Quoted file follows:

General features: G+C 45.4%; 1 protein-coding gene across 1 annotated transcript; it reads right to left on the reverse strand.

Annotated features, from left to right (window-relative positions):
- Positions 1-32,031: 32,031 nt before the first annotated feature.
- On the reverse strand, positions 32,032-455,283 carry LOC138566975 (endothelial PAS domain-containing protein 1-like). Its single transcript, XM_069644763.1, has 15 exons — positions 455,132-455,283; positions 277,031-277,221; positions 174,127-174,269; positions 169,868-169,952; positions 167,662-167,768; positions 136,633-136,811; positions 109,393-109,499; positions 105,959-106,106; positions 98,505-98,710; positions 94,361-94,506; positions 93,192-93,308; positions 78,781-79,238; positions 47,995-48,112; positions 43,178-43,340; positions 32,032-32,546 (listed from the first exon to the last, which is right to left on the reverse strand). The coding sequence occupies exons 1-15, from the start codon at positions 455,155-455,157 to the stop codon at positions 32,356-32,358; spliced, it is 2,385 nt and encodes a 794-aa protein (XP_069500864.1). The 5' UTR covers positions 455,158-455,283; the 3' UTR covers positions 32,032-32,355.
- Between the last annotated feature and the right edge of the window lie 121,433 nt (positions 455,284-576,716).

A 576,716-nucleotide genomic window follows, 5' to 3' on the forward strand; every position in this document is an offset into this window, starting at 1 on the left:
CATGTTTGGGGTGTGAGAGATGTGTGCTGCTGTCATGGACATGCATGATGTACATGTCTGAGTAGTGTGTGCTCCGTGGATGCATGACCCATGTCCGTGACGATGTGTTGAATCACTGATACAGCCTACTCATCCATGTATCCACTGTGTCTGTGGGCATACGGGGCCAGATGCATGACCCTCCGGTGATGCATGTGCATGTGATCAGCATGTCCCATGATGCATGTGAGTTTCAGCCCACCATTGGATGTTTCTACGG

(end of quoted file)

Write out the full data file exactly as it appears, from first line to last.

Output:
General features: G+C 45.4%; 1 protein-coding gene across 1 annotated transcript; it reads right to left on the reverse strand.

Annotated features, from left to right (window-relative positions):
- Positions 1-32,031: 32,031 nt before the first annotated feature.
- On the reverse strand, positions 32,032-455,283 carry LOC138566975 (endothelial PAS domain-containing protein 1-like). Its single transcript, XM_069644763.1, has 15 exons — positions 455,132-455,283; positions 277,031-277,221; positions 174,127-174,269; positions 169,868-169,952; positions 167,662-167,768; positions 136,633-136,811; positions 109,393-109,499; positions 105,959-106,106; positions 98,505-98,710; positions 94,361-94,506; positions 93,192-93,308; positions 78,781-79,238; positions 47,995-48,112; positions 43,178-43,340; positions 32,032-32,546 (listed from the first exon to the last, which is right to left on the reverse strand). The coding sequence occupies exons 1-15, from the start codon at positions 455,155-455,157 to the stop codon at positions 32,356-32,358; spliced, it is 2,385 nt and encodes a 794-aa protein (XP_069500864.1). The 5' UTR covers positions 455,158-455,283; the 3' UTR covers positions 32,032-32,355.
- Between the last annotated feature and the right edge of the window lie 121,433 nt (positions 455,284-576,716).

A 576,716-nucleotide genomic window follows, 5' to 3' on the forward strand; every position in this document is an offset into this window, starting at 1 on the left:
CATGTTTGGGGTGTGAGAGATGTGTGCTGCTGTCATGGACATGCATGATGTACATGTCTGAGTAGTGTGTGCTCCGTGGATGCATGACCCATGTCCGTGACGATGTGTTGAATCACTGATACAGCCTACTCATCCATGTATCCACTGTGTCTGTGGGCATACGGGGCCAGATGCATGACCCTCCGGTGATGCATGTGCATGTGATCAGCATGTCCCATGATGCATGTGAGTTTCAGCCCACCATTGGATGTTTCTACGG